Event: 6th Mail Today Education Conclave
Venue: Hyatt Regency Hotel, Bikaji Cama Place, New Delhi
Date: 10th October 2017
Union Minister of State for Human Resource Development Dr Satyapal Singh on Tuesday said education should be made accessible and affordable to all but it remains a challenge for the government.
“It remains a big challenge for the government to make education accessible and affordable,” Singh said while addressing an education conclave being organized by Mail Today.
“Education is fundamental to one’s life, for the growth of any society and for the growth of any country. In addition to compulsory education, we must provide quality education to our children,” he added.
He deliberated on how quality education can be improved in all sectors – public schools, private schools and government schools.
“If freedom and choice are given, nobody would like to send their children to government schools. If you can afford, you would like to send your children to private schools because of the quality of education imparted is comparatively better,” Singh said.
While inaugurating the event, the minister said, “While education standards have been maintained in the southern states of our country, the situation remains grim in the northern part of India. It poses a challenge to the government and the quality needs to be upgraded. But how do we improve it? This is where the government’s accountability comes into the picture.”
Touching upon another challenge in the education sector, the union minister said, “The government has to ensure that in addition to accessible and affordable education, children should be provided with equitable and quality education.”
Presenting his government’s work in the education sector over a period of three years, Singh, “The government has managed to open six IIITs and one NIT this year. Looking forth, based on the assessment of how students are benefiting from education, learning outcomes have been derived by the government which will be implemented from this academic session.”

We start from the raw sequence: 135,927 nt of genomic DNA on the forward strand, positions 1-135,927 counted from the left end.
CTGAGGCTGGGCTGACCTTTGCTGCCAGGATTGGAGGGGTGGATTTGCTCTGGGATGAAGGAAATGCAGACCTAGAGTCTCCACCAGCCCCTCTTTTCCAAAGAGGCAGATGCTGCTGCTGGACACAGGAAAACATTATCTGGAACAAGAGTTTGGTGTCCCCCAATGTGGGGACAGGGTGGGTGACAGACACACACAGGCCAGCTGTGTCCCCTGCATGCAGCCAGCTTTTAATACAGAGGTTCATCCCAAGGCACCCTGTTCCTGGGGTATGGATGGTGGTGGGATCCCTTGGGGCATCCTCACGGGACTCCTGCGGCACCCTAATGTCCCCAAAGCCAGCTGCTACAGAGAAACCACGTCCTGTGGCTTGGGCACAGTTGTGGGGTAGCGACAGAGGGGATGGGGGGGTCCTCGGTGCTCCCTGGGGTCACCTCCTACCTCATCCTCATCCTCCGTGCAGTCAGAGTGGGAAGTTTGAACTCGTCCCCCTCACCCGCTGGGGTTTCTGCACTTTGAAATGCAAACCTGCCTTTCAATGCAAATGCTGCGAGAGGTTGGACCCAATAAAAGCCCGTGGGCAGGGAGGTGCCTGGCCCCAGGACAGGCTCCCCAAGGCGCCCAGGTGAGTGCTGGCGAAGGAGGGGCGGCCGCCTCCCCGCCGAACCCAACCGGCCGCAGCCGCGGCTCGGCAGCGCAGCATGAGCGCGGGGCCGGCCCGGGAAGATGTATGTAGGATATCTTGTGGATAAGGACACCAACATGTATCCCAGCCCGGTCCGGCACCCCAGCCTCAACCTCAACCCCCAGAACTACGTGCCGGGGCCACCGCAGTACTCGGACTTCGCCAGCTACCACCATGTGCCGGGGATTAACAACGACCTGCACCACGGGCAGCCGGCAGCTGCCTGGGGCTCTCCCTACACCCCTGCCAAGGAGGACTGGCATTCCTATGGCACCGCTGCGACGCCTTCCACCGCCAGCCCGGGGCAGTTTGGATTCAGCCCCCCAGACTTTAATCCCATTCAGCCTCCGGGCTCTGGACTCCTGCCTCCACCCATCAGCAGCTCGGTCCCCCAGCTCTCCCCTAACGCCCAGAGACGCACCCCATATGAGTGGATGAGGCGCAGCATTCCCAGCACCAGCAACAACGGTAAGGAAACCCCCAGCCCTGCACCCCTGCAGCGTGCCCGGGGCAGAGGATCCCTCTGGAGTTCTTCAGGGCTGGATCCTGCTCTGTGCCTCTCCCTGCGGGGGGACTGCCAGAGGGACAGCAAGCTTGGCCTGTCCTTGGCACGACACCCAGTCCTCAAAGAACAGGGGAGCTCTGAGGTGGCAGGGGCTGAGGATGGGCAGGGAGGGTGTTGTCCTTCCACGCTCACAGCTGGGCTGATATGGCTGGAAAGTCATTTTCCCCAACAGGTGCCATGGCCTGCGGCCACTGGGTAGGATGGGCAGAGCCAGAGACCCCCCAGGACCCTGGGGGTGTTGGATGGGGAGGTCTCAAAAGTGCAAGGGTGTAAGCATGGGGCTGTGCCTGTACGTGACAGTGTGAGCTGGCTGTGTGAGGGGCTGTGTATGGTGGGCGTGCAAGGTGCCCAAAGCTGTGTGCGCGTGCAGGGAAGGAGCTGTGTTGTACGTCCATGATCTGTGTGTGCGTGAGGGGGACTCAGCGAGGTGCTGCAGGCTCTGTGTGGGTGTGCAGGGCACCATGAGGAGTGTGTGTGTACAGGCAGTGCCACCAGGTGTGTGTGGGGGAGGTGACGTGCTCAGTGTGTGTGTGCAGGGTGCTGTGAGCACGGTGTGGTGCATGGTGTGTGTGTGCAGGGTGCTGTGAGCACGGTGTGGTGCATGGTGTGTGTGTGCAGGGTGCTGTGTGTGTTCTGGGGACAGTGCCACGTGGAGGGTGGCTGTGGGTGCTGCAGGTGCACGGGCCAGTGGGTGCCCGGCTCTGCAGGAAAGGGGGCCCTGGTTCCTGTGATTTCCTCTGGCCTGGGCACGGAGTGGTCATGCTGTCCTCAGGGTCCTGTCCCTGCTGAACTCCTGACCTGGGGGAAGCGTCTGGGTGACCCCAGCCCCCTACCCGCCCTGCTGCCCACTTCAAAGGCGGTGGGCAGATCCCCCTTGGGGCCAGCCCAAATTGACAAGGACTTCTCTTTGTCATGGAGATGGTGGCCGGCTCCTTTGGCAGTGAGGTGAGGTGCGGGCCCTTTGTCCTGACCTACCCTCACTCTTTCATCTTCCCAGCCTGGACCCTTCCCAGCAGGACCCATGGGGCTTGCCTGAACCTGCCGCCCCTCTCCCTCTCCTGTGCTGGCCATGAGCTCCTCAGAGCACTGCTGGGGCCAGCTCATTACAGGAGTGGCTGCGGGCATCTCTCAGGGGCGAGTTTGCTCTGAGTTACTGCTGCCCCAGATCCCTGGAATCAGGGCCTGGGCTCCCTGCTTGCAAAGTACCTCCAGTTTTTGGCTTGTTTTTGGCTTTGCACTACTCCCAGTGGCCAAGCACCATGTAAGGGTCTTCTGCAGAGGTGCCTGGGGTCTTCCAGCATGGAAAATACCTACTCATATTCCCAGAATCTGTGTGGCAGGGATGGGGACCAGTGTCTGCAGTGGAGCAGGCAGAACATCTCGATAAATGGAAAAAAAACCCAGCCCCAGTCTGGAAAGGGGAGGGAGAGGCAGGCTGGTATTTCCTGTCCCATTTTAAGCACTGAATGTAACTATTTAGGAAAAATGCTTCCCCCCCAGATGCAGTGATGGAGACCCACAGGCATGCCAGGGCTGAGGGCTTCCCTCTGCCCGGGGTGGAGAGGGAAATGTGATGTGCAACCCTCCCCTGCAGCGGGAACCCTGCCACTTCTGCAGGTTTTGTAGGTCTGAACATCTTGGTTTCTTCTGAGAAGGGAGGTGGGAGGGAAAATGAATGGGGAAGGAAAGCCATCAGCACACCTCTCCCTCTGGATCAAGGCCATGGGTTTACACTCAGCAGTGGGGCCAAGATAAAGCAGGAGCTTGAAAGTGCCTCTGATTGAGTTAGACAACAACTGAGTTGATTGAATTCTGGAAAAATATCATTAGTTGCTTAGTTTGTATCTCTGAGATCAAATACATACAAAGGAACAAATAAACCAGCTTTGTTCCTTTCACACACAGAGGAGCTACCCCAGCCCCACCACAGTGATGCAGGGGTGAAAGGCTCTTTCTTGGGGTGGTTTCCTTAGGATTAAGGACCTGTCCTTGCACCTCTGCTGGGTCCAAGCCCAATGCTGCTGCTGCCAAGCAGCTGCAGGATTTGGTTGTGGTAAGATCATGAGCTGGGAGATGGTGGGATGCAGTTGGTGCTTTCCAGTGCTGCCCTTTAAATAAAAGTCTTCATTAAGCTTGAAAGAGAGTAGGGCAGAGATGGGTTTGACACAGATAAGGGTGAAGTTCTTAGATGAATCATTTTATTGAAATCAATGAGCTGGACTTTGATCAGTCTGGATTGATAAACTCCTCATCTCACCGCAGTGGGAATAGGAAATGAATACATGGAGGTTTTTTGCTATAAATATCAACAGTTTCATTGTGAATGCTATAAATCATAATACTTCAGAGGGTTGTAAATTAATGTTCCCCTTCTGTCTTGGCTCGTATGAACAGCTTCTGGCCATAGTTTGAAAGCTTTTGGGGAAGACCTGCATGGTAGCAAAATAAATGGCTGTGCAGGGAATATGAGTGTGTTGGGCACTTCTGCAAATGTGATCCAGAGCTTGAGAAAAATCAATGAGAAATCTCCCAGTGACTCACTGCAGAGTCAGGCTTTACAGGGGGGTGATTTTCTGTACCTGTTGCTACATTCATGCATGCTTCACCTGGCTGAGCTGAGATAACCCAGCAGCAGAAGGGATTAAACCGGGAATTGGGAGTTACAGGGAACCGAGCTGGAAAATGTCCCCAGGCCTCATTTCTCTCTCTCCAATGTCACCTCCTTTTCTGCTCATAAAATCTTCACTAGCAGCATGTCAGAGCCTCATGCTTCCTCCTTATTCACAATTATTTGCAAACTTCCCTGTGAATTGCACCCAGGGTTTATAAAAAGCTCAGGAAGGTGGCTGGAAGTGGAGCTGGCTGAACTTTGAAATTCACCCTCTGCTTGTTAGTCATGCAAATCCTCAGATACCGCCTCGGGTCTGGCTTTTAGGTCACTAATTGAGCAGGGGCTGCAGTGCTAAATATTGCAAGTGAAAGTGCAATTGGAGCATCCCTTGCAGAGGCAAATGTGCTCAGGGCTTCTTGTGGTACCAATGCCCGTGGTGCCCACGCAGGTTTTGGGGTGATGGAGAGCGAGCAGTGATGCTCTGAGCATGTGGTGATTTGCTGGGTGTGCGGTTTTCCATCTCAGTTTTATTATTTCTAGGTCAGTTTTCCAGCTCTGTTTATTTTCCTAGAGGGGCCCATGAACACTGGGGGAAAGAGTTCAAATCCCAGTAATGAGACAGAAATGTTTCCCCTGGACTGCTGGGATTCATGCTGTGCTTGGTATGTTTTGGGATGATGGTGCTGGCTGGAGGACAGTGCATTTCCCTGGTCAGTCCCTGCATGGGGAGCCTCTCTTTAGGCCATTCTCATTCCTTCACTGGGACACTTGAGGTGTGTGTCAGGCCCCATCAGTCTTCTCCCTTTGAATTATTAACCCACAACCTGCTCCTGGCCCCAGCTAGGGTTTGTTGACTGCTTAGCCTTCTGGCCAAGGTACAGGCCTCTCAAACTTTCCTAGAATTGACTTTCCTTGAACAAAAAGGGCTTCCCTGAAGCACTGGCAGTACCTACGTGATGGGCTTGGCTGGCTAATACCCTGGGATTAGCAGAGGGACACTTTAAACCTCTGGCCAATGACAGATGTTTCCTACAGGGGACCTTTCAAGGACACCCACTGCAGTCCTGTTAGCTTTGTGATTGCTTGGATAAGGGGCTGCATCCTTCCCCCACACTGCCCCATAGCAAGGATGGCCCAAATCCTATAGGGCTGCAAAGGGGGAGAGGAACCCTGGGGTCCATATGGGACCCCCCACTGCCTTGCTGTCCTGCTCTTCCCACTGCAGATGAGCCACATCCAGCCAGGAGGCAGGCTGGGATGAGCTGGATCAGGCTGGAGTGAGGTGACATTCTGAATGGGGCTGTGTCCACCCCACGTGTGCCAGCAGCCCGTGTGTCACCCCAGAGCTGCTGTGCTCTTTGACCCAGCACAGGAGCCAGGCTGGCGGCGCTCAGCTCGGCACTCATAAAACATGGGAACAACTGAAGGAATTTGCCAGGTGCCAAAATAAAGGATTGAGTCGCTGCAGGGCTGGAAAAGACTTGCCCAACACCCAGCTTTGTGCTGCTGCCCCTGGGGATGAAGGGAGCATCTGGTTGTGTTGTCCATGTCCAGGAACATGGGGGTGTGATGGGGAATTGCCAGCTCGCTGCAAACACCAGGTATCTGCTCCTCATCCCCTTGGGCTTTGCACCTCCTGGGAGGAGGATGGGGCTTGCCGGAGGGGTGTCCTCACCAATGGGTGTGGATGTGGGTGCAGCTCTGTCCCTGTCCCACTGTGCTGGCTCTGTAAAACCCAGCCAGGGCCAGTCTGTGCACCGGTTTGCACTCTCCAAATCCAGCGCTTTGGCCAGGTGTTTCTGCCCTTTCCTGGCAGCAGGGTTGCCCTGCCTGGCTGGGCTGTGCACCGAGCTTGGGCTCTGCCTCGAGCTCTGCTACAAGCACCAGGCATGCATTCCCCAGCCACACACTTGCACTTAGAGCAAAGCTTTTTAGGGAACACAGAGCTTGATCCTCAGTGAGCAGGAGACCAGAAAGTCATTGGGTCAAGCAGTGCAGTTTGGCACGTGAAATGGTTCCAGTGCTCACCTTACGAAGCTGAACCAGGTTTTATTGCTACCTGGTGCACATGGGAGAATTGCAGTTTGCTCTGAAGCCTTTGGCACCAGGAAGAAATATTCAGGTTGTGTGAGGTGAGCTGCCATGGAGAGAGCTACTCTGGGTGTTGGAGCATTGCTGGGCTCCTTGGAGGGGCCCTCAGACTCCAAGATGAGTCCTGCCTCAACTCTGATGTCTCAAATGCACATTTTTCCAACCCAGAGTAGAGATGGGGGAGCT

“The government has done away with no-detention policy, a move taken by the Prakash Javadekar led HRD ministry earlier this year – a major reform to improve deteriorating education standards,” he added.
The union minister appreciated the country’s contribution to world’s ‘knowledge bank’, saying, “We’re contributing to the world’s knowledge by providing quality research. But at the same time, we also have to address the challenges our researchers are facing.”
Expressing concern over statistics for making higher education accessible and affordable, Singh said, “We should be concerned because, in our country, only 24.6 percent of the children have access to higher education. In the United States, it is 86 percent; in Russia, over 80 percent; and in China, 48 percent children have access to higher education.”
“Any good education imparted to the future workforce of our country and the children of today should have four basic ingredients. The first and foremost is textbook knowledge, followed by inclusion of teaching students about culture and civilisation – which is an indicator of a civil society where women are educated, protected and respected. The third ingredient is educating students about righteousness and the fourth is teaching children to exercise control on mind on their thought process,” Singh said.
The minister said that the government is looking forward to a ‘New India’ free of four Cs – corruption, crime, casteism and communalism – by imparting affordable and accessible education to all.
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